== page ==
Simon Skjodt Assembly Hall – Indiana Hoosiers (WBB)
Photos by David Welch, Stadium Journey
Stadium Info FANFARE Score: 4.57
Simon Skjodt Assembly Hall 1001 E 17th St. Bloomington, IN 47408
Year Opened: 1971
Simon Skjodt Assembly Hall – Indiana Hoosiers
For decades, Indiana University basketball has been synonymous with candy striped pants, championships, and of course, Bob Knight. While most have known IU basketball from the achievements of its men’s basketball program, the Indiana women’s program has established themselves as one of the top basketball draws in the state.
Food & Beverage 3
Concession choices at Indiana are what would be expected at most stadiums. As the selections are fine, the choices do not really blow your mind. Prices are comparable with what you would find at most college arenas.
Concessions at Indiana is possibly its weak point – there just does not seem to be much that would be considered a local specialty, that fans could not get somewhere else. Choices can be made from personal-sized pizzas ($8), hot dogs ($5/$8), and nachos ($5). There are also some individual carts for freshly made pretzels ($7), and of course Dippin’ Dots. Coke products are available for $5.
Fans are able to purchase beer and hard seltzer, but mixed drinks and liquor is not available. Beer choices include Miller Light and Coors Light ($8), or craft beers from Bloomington’s Upland Brewery ($9).
Before renovations were completed in 2016, the then Assembly Hall was a bit of a dated facility. It still oozed history and tradition, but aesthetically seemed purposefully bland. However, following a $40 million gift, not only did the arena receive a much needed cosmetic and functional upgrade, but it also added “Simon Skjodt” to the “Assembly Hall” name.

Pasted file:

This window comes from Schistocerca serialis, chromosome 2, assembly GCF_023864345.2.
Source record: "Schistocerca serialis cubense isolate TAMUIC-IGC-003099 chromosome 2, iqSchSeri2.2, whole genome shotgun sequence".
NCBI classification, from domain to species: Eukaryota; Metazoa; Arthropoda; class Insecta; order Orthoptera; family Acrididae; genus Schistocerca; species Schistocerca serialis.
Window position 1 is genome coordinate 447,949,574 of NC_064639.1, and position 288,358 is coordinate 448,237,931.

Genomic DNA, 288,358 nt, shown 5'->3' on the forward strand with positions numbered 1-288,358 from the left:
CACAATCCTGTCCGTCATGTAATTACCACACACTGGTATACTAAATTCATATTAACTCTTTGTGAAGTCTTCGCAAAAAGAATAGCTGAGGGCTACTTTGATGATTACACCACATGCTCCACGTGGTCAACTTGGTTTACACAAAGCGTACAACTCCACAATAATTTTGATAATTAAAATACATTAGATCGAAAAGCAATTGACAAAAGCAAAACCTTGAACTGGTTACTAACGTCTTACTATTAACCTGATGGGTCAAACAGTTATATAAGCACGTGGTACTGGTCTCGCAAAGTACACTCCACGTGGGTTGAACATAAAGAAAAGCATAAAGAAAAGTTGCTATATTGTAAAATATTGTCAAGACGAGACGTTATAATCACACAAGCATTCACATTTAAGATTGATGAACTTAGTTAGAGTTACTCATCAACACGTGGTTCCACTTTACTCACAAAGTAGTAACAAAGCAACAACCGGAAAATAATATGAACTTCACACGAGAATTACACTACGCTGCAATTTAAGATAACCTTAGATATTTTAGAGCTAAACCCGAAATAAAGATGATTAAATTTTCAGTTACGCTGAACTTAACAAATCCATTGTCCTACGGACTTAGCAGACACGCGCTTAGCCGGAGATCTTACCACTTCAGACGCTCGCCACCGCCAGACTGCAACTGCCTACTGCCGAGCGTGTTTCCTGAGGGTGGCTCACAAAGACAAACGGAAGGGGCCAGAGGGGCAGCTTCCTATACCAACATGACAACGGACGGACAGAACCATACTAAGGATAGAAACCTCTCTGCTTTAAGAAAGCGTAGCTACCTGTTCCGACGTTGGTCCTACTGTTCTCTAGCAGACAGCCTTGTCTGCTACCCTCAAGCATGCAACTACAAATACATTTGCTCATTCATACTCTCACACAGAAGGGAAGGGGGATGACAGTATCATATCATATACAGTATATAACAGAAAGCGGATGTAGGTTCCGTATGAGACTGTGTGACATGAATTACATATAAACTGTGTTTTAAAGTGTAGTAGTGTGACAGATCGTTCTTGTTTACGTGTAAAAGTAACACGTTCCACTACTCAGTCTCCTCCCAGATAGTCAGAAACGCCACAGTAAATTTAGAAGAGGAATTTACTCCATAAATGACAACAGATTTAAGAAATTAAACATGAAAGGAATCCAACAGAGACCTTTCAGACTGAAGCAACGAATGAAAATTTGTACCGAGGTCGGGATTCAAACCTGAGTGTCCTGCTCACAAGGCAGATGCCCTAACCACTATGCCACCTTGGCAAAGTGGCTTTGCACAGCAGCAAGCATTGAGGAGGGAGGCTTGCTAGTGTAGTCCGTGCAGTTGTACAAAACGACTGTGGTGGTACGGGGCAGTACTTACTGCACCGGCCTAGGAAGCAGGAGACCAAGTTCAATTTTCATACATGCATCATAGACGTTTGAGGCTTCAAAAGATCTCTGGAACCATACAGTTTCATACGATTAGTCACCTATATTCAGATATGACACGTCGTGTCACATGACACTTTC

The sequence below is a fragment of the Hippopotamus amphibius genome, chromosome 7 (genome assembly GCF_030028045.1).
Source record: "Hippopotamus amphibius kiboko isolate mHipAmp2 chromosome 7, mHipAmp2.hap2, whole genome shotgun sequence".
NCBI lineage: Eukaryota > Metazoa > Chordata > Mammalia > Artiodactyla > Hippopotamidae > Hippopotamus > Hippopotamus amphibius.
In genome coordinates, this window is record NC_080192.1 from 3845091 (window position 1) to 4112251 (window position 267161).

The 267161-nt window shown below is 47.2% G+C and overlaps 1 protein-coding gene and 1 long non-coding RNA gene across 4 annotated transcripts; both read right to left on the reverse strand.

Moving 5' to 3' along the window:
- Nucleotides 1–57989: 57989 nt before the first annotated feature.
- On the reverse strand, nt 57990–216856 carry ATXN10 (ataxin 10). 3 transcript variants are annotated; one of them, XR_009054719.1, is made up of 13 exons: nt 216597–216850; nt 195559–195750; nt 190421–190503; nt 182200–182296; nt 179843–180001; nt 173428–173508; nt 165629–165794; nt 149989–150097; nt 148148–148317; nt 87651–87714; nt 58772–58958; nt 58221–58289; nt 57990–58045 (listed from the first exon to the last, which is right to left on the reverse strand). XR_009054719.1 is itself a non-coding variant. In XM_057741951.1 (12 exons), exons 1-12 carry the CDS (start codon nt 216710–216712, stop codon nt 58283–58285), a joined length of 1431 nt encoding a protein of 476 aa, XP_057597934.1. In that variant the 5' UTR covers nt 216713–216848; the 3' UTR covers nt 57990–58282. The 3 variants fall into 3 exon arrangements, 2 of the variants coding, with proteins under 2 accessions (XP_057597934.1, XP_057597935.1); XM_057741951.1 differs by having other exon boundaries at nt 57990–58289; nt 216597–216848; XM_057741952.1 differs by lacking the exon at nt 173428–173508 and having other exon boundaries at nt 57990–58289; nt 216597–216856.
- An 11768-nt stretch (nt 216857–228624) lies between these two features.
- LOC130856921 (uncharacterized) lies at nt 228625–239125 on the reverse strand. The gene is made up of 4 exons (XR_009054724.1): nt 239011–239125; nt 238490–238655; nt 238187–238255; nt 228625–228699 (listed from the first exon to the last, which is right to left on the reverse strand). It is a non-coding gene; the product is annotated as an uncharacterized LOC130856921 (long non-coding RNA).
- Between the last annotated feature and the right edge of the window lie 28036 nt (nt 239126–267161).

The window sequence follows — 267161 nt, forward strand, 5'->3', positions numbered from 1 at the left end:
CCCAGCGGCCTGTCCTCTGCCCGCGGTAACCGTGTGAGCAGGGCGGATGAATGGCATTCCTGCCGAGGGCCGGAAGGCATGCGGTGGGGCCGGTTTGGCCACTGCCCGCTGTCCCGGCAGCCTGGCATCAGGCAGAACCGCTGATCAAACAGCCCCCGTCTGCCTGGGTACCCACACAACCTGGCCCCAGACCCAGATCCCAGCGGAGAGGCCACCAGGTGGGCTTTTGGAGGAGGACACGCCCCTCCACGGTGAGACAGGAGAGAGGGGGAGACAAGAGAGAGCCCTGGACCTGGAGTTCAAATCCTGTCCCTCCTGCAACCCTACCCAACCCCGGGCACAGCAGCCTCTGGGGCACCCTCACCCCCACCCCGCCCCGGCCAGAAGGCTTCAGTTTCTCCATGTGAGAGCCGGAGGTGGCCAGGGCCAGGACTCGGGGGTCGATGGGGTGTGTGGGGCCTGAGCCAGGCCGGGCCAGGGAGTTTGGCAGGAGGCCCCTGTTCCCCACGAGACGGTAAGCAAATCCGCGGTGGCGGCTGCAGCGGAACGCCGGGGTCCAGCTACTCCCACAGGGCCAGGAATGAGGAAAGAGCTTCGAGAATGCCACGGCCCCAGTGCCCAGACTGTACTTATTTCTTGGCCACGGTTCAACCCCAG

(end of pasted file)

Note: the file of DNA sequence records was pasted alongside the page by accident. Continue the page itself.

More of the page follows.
From the outside, the most noticeable change was the addition of a large, glassed lobby area that gives the arena a modern feel to it.
Assembly Hall Main Lobby, Photo by David Welch, Stadium Journey
Most fans will make their way to the second level of the building to get to their seats. Upon walking through the entranceway fans are welcomed by the arena’s massive scoreboard. The panels of the scoreboard are offset, which gives it a unique, non-symmetrical look. If the upper balcony is open, most fans traverse the stairwells at either end of the concourse to get to their seats. The views from the upper level are not bad, if you sit toward the front of the balcony.
Bloomington, Indiana is every bit a college town, and is commonly ranked as one of the best in the country; take a quick ride around the campus, and it is easy to tell why. Even though Bloomington has a population of 80,000 people, it does have the “small town” feel John Mellencamp sings about.
There are a handful of restaurants near the arena, but just over a mile away is the social center of Bloomington, Kirkwood Avenue and Bloomington’s town square. These areas are home to much of the city’s nightlife, bars, hotels, and restaurants, including the legendary Nick’s English Hut. Students might be more apt to mention Buffa Louie’s as the go to spot for food, however. Or, if you are looking for a top-notch dinner, any alum will instantly mention Janko’s Little Zagreb as a near religious steak dinner experience.
Tradition at Indiana is important, almost to a fault. What makes the tradition of Indiana so special though is that no matter how much things might change, no matter how many years pass, the traditions transcend generations – the things that made fans get on their feet and cheer 50 years ago are the same things that rile fans up today. It is quite the experience when 17,000 fans in unison sing the school’s fight song, or are clapping along to the William Tell Overture as part of the “Greatest Timeout in College Basketball.”